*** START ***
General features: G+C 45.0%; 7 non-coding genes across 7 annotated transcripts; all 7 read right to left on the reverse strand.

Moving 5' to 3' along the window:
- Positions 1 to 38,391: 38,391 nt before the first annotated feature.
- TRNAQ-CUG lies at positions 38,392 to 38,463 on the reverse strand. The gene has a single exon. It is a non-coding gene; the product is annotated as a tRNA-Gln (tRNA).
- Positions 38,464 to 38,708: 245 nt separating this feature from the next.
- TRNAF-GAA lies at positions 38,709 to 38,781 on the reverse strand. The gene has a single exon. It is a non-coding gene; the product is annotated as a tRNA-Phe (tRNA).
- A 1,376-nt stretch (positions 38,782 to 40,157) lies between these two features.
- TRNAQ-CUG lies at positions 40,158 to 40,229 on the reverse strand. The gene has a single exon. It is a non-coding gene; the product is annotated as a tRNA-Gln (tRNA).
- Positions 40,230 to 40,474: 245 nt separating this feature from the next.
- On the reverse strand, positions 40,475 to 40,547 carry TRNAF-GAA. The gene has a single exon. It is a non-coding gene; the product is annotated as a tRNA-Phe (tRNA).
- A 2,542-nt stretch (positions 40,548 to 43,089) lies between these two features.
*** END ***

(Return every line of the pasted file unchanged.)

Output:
General features: G+C 45.0%; 7 non-coding genes across 7 annotated transcripts; all 7 read right to left on the reverse strand.

Moving 5' to 3' along the window:
- Positions 1 to 38,391: 38,391 nt before the first annotated feature.
- TRNAQ-CUG lies at positions 38,392 to 38,463 on the reverse strand. The gene has a single exon. It is a non-coding gene; the product is annotated as a tRNA-Gln (tRNA).
- Positions 38,464 to 38,708: 245 nt separating this feature from the next.
- TRNAF-GAA lies at positions 38,709 to 38,781 on the reverse strand. The gene has a single exon. It is a non-coding gene; the product is annotated as a tRNA-Phe (tRNA).
- A 1,376-nt stretch (positions 38,782 to 40,157) lies between these two features.
- TRNAQ-CUG lies at positions 40,158 to 40,229 on the reverse strand. The gene has a single exon. It is a non-coding gene; the product is annotated as a tRNA-Gln (tRNA).
- Positions 40,230 to 40,474: 245 nt separating this feature from the next.
- On the reverse strand, positions 40,475 to 40,547 carry TRNAF-GAA. The gene has a single exon. It is a non-coding gene; the product is annotated as a tRNA-Phe (tRNA).
- A 2,542-nt stretch (positions 40,548 to 43,089) lies between these two features.